Zach Walters was acquired for shortstop Asdrubal Cabrera in July of 2014, and has since battled injuries and lack of contact. While they believe the power is in the tank, the strikeouts have been very evident and it might not be such a good trade-off (47 strikeouts in 118 at bats with Cleveland between 2014 and 2015). Walters does have a lot of versatility, but when you hit below the Mendoza line and can't make contact, you aren't helping yourself.

Joey Butler is known in Cleveland as the guy who broke up Carlos Carrasco's no hitter with two outs to go at Tropicana Field in 2015. Now, the 29 year old has become good friends with "Cookie" Carrasco and is vying for a job on the same team as him, In 2015, Butler did very well with Tampa Bay, hitting .276 with 8 homeruns and 30 RBI in 88 games. I view him as one of the best possible options to fill in at least until somebody returns, but he is obviously not the number one guy you want out there.

Robbie Grossman has spent the last three seasons in Houston, and is now fighting for a job with Cleveland. In 190 career games Grossman has been less than impressive, hitting .240 with 11 homeruns and 63 RBI. In 2014, Grossman played a career high 103 games and hit .233 with 6 homeruns.

Collin Cowgill seems to be a popular option among Terry Francona and the Indians front office. Cowgill's bat has never been there (308 career games, .236 average, 12 homeruns), but the Indians like his speed and defense. The team seems to like him, but I would not feel confident at all if the Tribe have him playing every day at any point this season.

Michael Choice was once one of baseball's top outfield prospects, but he is now with his third organization and has not seen any success so far. He is 26 years old, and has done well in the minor leagues, but it just has never translated to MLB success. I would sincerely doubt he has much of a chance to make the big league team.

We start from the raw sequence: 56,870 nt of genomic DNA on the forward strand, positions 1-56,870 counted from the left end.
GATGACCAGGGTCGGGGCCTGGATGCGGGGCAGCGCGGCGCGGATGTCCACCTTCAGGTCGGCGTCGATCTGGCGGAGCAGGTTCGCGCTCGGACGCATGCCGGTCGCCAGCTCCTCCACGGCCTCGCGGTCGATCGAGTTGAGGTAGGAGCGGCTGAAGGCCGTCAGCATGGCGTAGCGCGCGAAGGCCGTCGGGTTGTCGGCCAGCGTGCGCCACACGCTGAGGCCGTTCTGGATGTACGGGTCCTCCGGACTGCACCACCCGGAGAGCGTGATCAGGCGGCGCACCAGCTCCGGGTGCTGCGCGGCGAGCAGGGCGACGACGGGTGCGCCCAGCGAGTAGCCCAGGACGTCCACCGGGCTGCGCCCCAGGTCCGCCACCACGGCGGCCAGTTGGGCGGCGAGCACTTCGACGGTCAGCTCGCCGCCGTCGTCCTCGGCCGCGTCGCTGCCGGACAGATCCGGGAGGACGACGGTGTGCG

Shane Robinson is a 31 year old outfielder who has played 351 games over parts of six seasons, and has a career average of .237 to go with 5 homeruns. As with most of the Indians choices, he has a weak bat but likable defense.

Will Venable is probably the most likely option to be in left field on Opening Day. In 2013, Venable broke out with a .268 average and blasted 22 long balls. However, Venable has fallen off since his breakout year, and gone back to the player he was priod to 2013. In 2014, Venable hit .224 with 8 homeruns, and .244 with 6 in 2015 between San Diego and Texas. Cleveland hopes to see flashes of 2013 from the 33 year old, and perhaps for him to fill in until Brantley returns then become a platoon player.

Outside the box candidates

Tyler Naquin is currently the organizations number 9 prospect, and we may see him make the jump to the big leagues on Opening Day. Naquin has been held back by injuries in his minor league career, but has potential to provide a very nice average, plus speed, and good defense. While he won't make the debut splash that Francisco Lindor did last season, he could wind up producing very well in Cleveland this season.

James Ramsey was acquired for Justin Masterson two years ago, and could be ready to take the step into the big leagues. From 2012-2014 Ramsey showed off an all around game in the minor leagues, but struggled in AAA last season hitting just .243. The 26 year old was expected to reach the MLB last season, but failed to do so.

Jose Ramirez is now the super utility player for Cleveland, and it is remotely possible we see him in the outfield a few times this season. Ramirez has been an infielder most of his career, but is starting to pick up the outfield a little bit to increase his versatility.

No matter how you look at it, Cleveland has a serious lack of outfield depth that could seriously harm them. Should they be in contention at the deadline, they do have a strong farm system they could deal from to add a big bat, but as of right now lack of production from the outfield could be their downfall.